Politecnico di Torino & EPFL Joint Research project
Simone Aiassa, PhD student, Politecnico di Torino-DET, EPFL-IC-LSI (firstname.lastname@example.org)
Sandro Carrara, Dr MER, EPFL-IC-LSI (email@example.com)
Danilo Demarchi, Professor, Politecnico di Torino-DET
Every year, 30,000 people undergo anaesthesia and remain awake, feeling pain, many more are put into uselessly deep or prolonged chemical coma. Proper anaesthesia requires the achievement of a certain concentration of drugs. Today, prediction errors in control models reach 25% due to the patients diversity. The continuous monitoring of anaesthetic would contribute to better individualization of patients management.
Conventional system to monitor the Depth of Ananesthesia (DOA), such as Bi-Spectral Index (BIS), show some limitations due to high inter-patient variability and the usage of predictive models. The Therapeutic Drug Monitoring (TDM) can measure the actual drug concentration in the patient, allowing a dynamic adjustment of the anaesthetic infusion to meet personal requirements. Nowadays, no commercially-available system is able to exploit a real-time point-of-care anaesthetic monitoring, due to the lack of technologies capable to read anaesthetics and possible to be integrated into a simple object. Electrochemical investigation can be adopted to measure the therapeutic compounds (Propofol, Midazolam, and Paracetamol), in particular, Cyclic Voltammetry (CV) and Differential Pulse Voltammetry (DPV) are highly attractive due to fast measurements, multi sensing, and high sensitivity.
The aim of the project is the development of a fully portable bio-sensor for automatic continuous monitoring of infused drug in patient’s blood for improved anaesthesiology practice. We envision a portable intelligent syringe to monitor the delivery of anaesthetic compounds during surgery:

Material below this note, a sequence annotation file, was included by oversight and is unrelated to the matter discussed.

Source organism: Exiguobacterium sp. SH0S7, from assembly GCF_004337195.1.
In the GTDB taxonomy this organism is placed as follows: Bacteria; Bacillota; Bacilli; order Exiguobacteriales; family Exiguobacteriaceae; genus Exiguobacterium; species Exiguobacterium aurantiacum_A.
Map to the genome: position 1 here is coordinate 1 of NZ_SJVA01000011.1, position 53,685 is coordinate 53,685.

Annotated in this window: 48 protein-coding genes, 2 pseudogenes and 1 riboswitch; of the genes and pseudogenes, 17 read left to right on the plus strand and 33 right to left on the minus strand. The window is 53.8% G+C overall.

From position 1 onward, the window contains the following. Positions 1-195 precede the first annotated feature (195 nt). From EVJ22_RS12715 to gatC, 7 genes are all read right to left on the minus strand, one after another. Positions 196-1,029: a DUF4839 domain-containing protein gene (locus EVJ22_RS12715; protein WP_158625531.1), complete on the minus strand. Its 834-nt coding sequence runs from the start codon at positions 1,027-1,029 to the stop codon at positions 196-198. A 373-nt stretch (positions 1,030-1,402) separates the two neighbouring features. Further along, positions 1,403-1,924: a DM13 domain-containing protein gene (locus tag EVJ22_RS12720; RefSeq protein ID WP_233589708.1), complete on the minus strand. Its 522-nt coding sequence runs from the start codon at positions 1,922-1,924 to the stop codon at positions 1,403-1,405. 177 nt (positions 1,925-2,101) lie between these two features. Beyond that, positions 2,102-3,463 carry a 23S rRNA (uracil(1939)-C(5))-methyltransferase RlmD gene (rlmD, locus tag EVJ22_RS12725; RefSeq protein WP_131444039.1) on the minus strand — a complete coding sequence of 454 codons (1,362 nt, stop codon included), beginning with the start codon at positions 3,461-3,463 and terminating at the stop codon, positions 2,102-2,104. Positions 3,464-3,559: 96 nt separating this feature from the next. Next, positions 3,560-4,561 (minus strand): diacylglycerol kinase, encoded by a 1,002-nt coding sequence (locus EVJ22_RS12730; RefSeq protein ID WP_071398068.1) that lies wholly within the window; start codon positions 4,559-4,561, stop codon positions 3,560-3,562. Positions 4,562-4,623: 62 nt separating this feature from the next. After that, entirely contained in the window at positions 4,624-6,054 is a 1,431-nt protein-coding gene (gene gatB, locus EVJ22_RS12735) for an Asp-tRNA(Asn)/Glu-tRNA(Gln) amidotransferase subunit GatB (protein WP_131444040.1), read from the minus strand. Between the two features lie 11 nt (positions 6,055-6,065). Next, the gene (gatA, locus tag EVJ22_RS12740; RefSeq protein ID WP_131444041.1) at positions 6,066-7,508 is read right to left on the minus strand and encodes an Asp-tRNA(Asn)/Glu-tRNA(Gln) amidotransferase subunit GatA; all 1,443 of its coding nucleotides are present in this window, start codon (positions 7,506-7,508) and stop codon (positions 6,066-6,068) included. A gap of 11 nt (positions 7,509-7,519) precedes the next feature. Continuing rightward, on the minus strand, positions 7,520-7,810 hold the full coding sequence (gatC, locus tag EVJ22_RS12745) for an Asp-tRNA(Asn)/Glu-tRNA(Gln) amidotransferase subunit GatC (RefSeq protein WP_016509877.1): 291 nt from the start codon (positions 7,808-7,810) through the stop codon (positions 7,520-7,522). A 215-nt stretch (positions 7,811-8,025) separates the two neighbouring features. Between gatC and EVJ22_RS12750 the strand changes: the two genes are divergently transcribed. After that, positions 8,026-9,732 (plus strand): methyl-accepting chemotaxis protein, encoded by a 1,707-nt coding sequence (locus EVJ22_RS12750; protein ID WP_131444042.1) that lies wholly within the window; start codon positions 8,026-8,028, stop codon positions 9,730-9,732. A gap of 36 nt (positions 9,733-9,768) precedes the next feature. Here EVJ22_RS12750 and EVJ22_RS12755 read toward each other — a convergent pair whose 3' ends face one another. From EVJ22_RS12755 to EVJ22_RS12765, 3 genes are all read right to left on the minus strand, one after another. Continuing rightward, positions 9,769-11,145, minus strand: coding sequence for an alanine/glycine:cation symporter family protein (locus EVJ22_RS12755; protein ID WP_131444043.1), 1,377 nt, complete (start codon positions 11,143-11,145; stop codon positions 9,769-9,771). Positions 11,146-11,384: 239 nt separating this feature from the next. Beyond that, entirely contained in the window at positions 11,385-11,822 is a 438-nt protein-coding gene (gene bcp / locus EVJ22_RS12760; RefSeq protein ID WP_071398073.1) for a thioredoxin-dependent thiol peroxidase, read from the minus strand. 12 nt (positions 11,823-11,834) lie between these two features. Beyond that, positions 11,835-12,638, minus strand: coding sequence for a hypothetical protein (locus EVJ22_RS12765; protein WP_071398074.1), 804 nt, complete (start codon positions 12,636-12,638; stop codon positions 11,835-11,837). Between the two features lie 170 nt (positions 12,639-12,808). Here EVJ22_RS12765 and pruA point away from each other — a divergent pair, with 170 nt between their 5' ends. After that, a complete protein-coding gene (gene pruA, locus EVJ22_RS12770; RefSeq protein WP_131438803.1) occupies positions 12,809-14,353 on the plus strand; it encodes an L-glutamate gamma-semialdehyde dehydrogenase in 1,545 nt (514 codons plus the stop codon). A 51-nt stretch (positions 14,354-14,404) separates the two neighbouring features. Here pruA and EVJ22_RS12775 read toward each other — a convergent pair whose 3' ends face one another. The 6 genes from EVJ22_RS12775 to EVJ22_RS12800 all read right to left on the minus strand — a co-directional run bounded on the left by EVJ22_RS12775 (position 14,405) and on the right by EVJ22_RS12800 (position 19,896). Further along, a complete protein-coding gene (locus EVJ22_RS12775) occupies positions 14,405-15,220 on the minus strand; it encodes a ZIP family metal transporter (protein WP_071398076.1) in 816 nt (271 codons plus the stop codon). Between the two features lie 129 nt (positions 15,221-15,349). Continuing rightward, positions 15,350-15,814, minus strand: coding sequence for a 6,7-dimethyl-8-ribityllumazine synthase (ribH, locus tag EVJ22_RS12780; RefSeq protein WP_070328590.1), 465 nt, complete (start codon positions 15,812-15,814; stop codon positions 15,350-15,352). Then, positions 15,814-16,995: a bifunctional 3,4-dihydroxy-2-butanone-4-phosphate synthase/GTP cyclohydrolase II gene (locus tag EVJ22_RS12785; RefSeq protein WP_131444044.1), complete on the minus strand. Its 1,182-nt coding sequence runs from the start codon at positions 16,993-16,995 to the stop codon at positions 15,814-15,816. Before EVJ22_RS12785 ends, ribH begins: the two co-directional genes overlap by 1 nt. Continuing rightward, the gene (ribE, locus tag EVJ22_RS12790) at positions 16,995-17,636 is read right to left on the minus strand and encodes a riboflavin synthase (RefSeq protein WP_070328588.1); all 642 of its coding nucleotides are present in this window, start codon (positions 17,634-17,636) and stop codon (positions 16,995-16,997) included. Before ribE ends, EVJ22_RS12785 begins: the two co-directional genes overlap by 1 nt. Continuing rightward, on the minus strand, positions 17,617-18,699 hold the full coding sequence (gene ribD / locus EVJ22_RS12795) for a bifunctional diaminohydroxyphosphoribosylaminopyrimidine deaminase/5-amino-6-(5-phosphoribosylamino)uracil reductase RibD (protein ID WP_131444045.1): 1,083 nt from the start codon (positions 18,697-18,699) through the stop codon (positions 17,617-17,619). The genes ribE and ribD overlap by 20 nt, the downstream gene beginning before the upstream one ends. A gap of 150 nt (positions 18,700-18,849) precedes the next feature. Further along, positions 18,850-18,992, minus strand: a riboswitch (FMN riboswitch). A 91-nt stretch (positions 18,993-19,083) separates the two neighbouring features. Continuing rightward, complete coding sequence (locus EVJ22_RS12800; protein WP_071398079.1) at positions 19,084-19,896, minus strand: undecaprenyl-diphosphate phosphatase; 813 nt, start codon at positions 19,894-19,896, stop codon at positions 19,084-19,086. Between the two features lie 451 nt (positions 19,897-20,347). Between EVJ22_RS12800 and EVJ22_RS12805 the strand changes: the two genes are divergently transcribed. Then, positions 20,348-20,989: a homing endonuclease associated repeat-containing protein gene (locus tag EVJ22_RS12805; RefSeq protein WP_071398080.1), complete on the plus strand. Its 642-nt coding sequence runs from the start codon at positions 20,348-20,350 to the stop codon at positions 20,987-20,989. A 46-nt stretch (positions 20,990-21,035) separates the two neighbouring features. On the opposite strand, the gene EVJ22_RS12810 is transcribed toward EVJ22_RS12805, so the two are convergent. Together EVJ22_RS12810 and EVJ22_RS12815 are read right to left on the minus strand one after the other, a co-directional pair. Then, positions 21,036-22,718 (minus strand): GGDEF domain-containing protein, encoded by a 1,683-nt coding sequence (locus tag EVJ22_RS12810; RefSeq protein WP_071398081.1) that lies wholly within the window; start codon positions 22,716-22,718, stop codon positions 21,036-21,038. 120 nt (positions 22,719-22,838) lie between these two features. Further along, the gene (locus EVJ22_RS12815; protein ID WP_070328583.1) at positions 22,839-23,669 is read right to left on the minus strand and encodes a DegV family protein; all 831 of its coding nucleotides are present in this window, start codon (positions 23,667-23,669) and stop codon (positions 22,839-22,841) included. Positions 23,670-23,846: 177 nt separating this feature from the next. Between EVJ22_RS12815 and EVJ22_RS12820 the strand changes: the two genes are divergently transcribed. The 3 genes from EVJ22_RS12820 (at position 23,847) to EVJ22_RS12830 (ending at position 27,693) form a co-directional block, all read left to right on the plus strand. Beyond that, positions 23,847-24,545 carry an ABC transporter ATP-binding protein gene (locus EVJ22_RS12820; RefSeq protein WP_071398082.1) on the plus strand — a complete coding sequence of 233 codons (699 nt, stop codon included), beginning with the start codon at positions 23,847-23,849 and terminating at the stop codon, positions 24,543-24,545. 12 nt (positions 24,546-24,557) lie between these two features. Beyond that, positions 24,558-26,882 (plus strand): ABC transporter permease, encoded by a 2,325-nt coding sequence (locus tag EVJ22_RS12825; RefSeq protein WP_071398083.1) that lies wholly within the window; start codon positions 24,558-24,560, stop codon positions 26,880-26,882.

- Needle: bio-sensor (electrochemical cell);
- Chamber: electronic sensor interface (quasi-digital, bio-inspired driver and read-out);
- Plunger: intelligent wireless interface (custom digital architecture).
The system requires to be portable, low cost, small, and low power, the sampling must be autonomous, intelligent, and on-line.
Concept of the proposed system: the portable syringe provides to the anaesthesiologist in real-time the concentration of the drugs infused in the patient under anaesthesia.
This work is supported by Politecnico di Torino and Compagnia di San Paolo under the initiative Joint research projects with top universities.
- S. Aiassa, S. Carrara, and D. Demarchi. “Optimized Sampling Rate for Voltammetry-Based Electrochemical Sensing in Wearable and IoT Applications.” IEEE Sensors Letters, 2019.
- S. Aiassa, S. Carrara, D. Demarchi, “Supplementary Material for Optimized Sampling Rate for Voltammetry-Based Electrochemical Sensing in Wearable and IoT Applications”, IEEE Dataport, 2019.